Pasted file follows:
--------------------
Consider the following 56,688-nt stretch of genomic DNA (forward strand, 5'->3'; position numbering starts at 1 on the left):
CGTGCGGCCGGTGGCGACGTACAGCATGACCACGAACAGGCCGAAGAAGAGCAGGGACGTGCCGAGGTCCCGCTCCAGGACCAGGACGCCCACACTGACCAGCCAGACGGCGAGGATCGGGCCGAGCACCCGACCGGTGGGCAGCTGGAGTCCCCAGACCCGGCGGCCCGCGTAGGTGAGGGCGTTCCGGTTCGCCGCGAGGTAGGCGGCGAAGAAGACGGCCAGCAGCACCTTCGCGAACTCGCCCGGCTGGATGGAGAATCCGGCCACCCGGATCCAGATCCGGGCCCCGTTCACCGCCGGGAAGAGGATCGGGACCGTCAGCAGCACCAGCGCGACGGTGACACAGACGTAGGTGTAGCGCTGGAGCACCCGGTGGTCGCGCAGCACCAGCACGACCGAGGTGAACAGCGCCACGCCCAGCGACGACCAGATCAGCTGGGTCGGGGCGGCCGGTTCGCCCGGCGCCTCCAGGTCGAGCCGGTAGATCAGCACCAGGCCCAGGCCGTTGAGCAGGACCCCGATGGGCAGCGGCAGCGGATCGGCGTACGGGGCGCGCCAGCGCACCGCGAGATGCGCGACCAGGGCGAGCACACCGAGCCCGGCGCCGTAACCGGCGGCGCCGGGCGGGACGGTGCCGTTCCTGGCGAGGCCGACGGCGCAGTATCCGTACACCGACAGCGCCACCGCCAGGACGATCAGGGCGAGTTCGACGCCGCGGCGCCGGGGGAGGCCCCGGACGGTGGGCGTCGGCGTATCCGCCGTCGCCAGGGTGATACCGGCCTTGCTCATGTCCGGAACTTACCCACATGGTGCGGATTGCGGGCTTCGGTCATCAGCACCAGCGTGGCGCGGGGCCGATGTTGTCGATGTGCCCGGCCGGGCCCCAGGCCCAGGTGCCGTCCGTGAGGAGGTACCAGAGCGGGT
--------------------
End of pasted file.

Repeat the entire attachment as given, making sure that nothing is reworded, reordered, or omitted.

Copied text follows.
Consider the following 56,688-nt stretch of genomic DNA (forward strand, 5'->3'; position numbering starts at 1 on the left):
CGTGCGGCCGGTGGCGACGTACAGCATGACCACGAACAGGCCGAAGAAGAGCAGGGACGTGCCGAGGTCCCGCTCCAGGACCAGGACGCCCACACTGACCAGCCAGACGGCGAGGATCGGGCCGAGCACCCGACCGGTGGGCAGCTGGAGTCCCCAGACCCGGCGGCCCGCGTAGGTGAGGGCGTTCCGGTTCGCCGCGAGGTAGGCGGCGAAGAAGACGGCCAGCAGCACCTTCGCGAACTCGCCCGGCTGGATGGAGAATCCGGCCACCCGGATCCAGATCCGGGCCCCGTTCACCGCCGGGAAGAGGATCGGGACCGTCAGCAGCACCAGCGCGACGGTGACACAGACGTAGGTGTAGCGCTGGAGCACCCGGTGGTCGCGCAGCACCAGCACGACCGAGGTGAACAGCGCCACGCCCAGCGACGACCAGATCAGCTGGGTCGGGGCGGCCGGTTCGCCCGGCGCCTCCAGGTCGAGCCGGTAGATCAGCACCAGGCCCAGGCCGTTGAGCAGGACCCCGATGGGCAGCGGCAGCGGATCGGCGTACGGGGCGCGCCAGCGCACCGCGAGATGCGCGACCAGGGCGAGCACACCGAGCCCGGCGCCGTAACCGGCGGCGCCGGGCGGGACGGTGCCGTTCCTGGCGAGGCCGACGGCGCAGTATCCGTACACCGACAGCGCCACCGCCAGGACGATCAGGGCGAGTTCGACGCCGCGGCGCCGGGGGAGGCCCCGGACGGTGGGCGTCGGCGTATCCGCCGTCGCCAGGGTGATACCGGCCTTGCTCATGTCCGGAACTTACCCACATGGTGCGGATTGCGGGCTTCGGTCATCAGCACCAGCGTGGCGCGGGGCCGATGTTGTCGATGTGCCCGGCCGGGCCCCAGGCCCAGGTGCCGTCCGTGAGGAGGTACCAGAGCGGGT